Leah: I liked that they humanized the fashion industry. I think people who see fashion from a distance—you can hear it in the dialogue and it goes, ‘why did he think he could make his living just by walking up and down a box?’ And then they’re so dismissive in one of the scenes and he says, ‘I’ve never had to ask money from you since I started working.’ So, I like that they show that it’s a legit profession. And I mean like in all professions, there’s maybe unsavory elements, but they don’t shy away from showing that. I like that they showed the gritty side—it’s the grit and glamour all in one! I like that. And I love the family connection, the friend connection, and I like when the respective moms are talking and then there’s a voice over of what they’re really thinking. So, there’s a lot of humor in it as well.
Justin: I really love the relationship that Park Bo Gum’s character has with his grandpa—that really warmed my heart. I find myself really rooting for him—for Park Bo Gum, because he’s been working in the industry and doing so many things, being patient, and working so many jobs. And he does a following but he’s not quite getting there, and there’s so many people like that in this industry. It’s just nice to see it painted so realistic as well. It’s not just glossy, although it was really nicely shot. I also enjoyed seeing the moms and the way that they do that voice thing, they’re like super frenemies! And I’m like, ‘wow, I could think of a few people that I’m like frenemies with, too.’ And so, I enjoy the way that they’re portraying it so far. I can’t really say that much except for the fact that Park Bo Gum is really cute!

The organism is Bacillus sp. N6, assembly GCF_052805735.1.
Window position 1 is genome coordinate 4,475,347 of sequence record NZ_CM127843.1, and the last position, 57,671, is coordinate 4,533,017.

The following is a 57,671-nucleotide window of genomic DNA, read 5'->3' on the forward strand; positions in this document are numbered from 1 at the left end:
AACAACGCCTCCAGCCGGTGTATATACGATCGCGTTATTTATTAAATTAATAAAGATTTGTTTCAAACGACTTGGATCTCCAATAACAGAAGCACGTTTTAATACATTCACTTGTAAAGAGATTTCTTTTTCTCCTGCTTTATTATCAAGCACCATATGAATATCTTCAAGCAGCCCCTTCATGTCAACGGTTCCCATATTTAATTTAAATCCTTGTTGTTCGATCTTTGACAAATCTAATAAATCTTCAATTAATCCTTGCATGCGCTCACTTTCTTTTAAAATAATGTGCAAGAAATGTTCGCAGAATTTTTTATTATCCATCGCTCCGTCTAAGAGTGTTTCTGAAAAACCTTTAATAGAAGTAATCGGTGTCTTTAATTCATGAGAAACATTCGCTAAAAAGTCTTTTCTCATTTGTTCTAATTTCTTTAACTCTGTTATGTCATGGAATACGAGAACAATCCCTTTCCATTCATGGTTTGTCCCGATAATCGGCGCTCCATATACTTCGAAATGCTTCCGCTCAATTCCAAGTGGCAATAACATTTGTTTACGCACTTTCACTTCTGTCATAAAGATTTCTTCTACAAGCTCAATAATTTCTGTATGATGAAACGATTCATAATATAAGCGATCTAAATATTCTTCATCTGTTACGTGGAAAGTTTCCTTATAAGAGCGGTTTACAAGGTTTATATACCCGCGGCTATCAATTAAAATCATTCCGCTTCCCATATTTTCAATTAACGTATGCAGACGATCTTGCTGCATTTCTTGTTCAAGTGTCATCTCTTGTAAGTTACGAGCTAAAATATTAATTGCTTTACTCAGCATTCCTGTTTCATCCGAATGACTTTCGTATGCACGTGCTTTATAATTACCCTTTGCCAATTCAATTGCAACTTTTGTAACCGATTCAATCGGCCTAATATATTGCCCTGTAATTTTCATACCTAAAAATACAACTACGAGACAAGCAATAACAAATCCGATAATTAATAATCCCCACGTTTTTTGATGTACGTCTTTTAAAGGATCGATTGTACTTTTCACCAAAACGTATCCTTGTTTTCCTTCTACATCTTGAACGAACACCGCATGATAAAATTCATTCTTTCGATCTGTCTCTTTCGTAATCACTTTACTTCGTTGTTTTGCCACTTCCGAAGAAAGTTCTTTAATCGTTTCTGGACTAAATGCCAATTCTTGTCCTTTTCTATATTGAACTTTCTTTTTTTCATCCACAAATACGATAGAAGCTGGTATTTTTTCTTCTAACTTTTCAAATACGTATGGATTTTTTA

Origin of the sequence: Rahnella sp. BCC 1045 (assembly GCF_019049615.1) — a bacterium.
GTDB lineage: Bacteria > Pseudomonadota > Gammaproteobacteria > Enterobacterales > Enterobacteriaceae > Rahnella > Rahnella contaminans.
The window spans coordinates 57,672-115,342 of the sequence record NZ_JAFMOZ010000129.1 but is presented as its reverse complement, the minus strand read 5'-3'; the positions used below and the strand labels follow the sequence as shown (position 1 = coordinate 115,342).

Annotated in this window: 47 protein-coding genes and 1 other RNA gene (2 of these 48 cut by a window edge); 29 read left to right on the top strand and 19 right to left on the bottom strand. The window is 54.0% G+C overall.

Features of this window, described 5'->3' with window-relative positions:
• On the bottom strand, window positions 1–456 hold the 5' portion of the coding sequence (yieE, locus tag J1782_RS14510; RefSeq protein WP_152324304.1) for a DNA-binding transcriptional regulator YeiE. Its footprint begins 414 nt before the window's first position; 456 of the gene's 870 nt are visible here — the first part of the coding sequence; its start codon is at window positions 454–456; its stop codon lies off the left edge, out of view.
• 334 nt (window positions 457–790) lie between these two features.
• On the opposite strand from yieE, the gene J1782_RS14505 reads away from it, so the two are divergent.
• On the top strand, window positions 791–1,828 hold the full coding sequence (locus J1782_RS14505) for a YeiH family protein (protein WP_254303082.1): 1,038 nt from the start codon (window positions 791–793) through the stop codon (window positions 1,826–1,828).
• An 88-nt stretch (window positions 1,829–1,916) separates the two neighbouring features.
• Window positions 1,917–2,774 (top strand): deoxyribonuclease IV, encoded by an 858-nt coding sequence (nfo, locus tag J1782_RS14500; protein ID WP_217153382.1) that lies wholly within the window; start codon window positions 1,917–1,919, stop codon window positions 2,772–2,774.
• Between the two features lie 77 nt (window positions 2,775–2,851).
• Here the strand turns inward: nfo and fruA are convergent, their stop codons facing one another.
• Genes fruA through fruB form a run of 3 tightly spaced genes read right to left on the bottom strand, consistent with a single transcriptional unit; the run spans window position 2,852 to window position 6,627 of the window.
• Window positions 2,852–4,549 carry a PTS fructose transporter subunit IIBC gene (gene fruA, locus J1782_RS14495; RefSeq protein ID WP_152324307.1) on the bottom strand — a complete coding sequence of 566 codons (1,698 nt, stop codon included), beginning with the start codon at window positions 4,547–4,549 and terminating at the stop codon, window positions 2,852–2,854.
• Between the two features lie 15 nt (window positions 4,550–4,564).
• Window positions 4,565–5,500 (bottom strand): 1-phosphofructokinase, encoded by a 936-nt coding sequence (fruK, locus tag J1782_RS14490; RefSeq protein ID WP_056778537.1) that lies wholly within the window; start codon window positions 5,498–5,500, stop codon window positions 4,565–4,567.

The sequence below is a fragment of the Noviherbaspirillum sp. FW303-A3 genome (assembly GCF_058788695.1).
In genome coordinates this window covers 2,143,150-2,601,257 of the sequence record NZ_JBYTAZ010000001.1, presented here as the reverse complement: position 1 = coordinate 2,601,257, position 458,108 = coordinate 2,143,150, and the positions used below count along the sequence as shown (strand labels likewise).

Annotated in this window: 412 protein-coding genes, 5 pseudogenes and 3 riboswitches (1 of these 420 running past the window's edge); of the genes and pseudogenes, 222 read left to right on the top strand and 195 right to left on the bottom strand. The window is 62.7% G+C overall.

Anna: Just with two episodes, the characters have been established. Especially that you, as an audience, already have sympathy for most of them. In other words, they are likable. I like what Leah said, they’re not wooden characters. People have an idea or a perception about how people in fashion are, but you know, like we know, because we’ve been in magazines—everybody has a backstory. So this series delves into that and explores these people as round characters. Also, of course I like the sets. I think, again, peg-worthy interiors. So I'm looking forward to seeing more of that in the show. The relationship between Park Bo Gum’s grandfather and his character is very endearing, the bromance between him and his best friend, and also the two moms—I think that’s gonna be funny. The other mom is kind of obsessed with her son, she even buys followers for her son! And then in contrast to Park Bo Gum’s mom who’s just trying to make it daily, and provide for her family. That simple. I think we’ll also see a cross-section of Korea painted in a way for us. Like an economic cross-section because they have the really wealthy silver spoon people, and then you have just a regular family that’s working daily, has issues. Like the father can’t even go to the hospital because he’s worried about money. So, I like that we see that also.